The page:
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‘Between Two Kingdoms: A Memoir of a Life Interrupted,’ by Suleika Jaouad: An Excerpt

[ Return to the review of “Between Two Kingdoms.” ]

By the last days of summer, I struggled to recognize myself. The muffled sound of my alarm clock dragged like a dull knife through dreamless sleep. Each morning, I’d stumble out of bed and stand in front of the floor-length mirror, taking inventory of the damage. Scratches and streaks of drying blood covered my legs in new places. My hair hung to my waist in dull, chaotic waves that I was too tired to brush. Shadowy crescents deepened into dark moons under big bloodshot eyes. Too burned-out to face sunlight, I started showing up later and later to my internship; then, one day, I stopped showing up altogether.

I disliked the person I was becoming—a person who tumbled headfirst into each day, in constant motion but without any sense of direction; a person who reconstructed blackouts, night after night, like some private investigator; a person who constantly reneged on commitments; a person who was too embarrassed to pick up her parents’ phone calls. This isn’t me, I thought, staring at my reflection with disgust. I needed to clean up my act. I needed to find a real job, one that paid. I needed some distance from my college crew and my Canal Street roommates. I needed to get the hell out of New York City, and soon.

On an August morning, a few days after I quit the internship, I rose early and took my laptop out to the fire escape and started searching for jobs. It had been a rainless summer, and the sun blazed, baking my skin to a tan, leaving little white dots like braille all over my legs where the scratching had scarred. A position for a paralegal at an American law firm in Paris caught my eye, and on a whim I decided to apply. I spent all day working on my cover letter. I made sure to mention that French was my first language and that I spoke some Arabic, too, hoping for a competitive edge. Being a paralegal wasn’t my ideal job—I didn’t even really know what it entailed—but it seemed like the kind of thing a sensible person might do. Mostly, I thought that a change of scenery could save me from my increasingly reckless behavior. Moving to Paris wasn’t a bucket list item: it was my escape plan.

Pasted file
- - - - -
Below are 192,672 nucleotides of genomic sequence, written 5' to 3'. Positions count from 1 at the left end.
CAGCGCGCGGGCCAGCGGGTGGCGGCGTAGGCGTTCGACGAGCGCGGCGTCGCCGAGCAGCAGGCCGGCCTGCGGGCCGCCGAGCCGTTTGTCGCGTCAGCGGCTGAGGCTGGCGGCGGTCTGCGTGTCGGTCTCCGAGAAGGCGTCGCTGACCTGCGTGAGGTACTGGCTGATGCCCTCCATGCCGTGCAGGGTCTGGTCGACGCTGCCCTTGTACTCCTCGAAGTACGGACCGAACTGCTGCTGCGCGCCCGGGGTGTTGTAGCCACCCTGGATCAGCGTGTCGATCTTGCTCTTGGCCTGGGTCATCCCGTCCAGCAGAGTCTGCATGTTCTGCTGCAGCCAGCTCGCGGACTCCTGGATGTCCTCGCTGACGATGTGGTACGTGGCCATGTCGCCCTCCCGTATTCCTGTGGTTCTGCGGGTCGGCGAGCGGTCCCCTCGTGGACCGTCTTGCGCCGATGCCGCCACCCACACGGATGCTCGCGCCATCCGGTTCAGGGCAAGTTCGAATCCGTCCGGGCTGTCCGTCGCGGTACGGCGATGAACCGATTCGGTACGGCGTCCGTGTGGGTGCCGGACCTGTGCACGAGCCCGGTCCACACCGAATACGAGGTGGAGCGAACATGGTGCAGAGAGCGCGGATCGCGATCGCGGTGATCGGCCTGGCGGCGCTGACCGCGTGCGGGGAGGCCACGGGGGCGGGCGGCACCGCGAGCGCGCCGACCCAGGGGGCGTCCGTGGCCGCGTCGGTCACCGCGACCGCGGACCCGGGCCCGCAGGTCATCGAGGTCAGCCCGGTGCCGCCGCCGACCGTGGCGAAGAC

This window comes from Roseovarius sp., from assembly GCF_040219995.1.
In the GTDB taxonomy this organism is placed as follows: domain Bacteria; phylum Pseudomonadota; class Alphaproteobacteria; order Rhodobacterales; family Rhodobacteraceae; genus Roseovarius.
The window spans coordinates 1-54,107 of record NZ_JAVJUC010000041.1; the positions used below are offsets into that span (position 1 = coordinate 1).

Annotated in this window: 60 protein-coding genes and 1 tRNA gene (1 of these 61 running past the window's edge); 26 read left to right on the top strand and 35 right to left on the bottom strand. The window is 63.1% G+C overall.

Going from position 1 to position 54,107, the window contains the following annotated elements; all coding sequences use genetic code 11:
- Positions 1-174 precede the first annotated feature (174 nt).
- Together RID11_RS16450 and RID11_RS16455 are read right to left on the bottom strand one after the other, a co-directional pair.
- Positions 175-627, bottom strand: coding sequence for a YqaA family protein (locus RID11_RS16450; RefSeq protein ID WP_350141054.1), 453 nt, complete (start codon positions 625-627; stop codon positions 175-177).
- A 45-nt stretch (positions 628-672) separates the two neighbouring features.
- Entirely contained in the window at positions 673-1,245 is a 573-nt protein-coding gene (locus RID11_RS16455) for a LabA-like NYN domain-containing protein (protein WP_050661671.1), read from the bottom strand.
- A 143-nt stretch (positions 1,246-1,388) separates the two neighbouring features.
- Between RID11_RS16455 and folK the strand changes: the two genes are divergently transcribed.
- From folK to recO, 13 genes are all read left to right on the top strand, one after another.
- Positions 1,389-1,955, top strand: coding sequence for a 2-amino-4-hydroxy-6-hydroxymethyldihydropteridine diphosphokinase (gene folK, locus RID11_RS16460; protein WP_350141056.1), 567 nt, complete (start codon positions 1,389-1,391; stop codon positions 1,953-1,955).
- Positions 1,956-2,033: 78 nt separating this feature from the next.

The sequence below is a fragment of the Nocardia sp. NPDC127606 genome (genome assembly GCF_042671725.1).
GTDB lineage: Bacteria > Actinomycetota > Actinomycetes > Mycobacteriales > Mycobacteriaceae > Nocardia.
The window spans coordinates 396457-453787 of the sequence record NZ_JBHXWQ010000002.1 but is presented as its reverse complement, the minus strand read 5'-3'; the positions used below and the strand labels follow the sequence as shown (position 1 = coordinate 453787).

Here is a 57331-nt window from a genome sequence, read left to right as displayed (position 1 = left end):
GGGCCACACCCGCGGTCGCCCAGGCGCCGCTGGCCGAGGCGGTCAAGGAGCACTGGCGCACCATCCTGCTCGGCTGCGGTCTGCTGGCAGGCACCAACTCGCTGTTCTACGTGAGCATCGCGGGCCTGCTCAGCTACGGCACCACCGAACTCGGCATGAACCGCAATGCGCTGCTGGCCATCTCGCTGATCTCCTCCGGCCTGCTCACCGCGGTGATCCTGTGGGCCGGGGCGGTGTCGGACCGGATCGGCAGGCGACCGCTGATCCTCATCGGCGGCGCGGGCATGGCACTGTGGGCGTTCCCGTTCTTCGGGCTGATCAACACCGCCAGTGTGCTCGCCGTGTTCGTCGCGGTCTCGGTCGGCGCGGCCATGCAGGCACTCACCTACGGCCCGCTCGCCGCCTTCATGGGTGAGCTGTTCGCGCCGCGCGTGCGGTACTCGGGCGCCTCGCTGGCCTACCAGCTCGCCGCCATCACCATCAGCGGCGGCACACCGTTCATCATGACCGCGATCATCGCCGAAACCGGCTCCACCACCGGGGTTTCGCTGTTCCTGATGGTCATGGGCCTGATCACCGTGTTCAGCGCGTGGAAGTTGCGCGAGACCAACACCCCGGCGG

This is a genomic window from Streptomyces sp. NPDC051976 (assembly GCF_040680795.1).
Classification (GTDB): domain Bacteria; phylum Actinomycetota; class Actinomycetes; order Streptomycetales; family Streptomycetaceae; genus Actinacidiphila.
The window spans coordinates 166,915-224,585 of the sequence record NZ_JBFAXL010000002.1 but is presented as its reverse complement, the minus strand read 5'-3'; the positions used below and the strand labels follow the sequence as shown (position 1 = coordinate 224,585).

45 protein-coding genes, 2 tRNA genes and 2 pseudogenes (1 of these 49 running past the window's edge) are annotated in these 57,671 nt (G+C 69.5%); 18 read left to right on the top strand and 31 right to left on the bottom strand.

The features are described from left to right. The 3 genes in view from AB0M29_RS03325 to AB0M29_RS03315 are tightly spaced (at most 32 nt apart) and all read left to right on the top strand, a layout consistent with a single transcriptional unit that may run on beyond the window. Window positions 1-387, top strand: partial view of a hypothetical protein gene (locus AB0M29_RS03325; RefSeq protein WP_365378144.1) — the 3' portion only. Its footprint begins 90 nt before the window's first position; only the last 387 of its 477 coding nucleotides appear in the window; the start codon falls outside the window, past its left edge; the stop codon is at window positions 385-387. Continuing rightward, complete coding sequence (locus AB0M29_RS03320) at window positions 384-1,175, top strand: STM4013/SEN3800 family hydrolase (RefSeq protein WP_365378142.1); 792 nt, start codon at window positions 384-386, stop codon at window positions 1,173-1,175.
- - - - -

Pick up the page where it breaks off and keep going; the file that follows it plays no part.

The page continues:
. . .

A few nights before I left the city for good, I found myself at my third party of the evening, where investment bankers in upturned collars sat hunched over caterpillar-thick lines of cocaine, sweating as they talked animatedly about their stock portfolios, summer rentals in Montauk, and on and on. It was 5:00 a.m., and this wasn’t my scene. I wanted to go home.

Standing alone on the sidewalk, bathed in the blue smoke of my cigarette, I watched the night sky begin to lighten around me. Manhattan was asleep in that fleeting hour of quiet after the garbage trucks finished their rounds and before the coffee shops opened. I’d been waiting for a taxi for ten minutes when a young man I recognized from the party strolled over, asking to bum a smoke. It was my last one but I handed it over. He lit the cigarette, cupping his hand, big as a baseball mitt, around the end. He smiled as he exhaled, the two of us shifting feet as we glanced shyly at each other, then stared down the empty street.

“Want to share?” he asked. A lone taxi was coming our way and the question seemed innocuous enough, so I said sure, and we climbed in. It was only after I’d given the driver my address that it occurred to me that the young man had asked me to split a ride without knowing where I was going.

I knew better than to get in cars with strange men. My father, who lived in the East Village in the eighties when the city was infested with crime, would have strongly disapproved. But there was something about the young man that felt safe and intriguing. His hair, shaggy and sun-streaked, flopped over intelligent blue eyes. Lean of build, square of jaw, and dimpled of cheek, he was strikingly handsome, but had terrible posture, carrying himself with a humility that suggested he was unaware of his looks.

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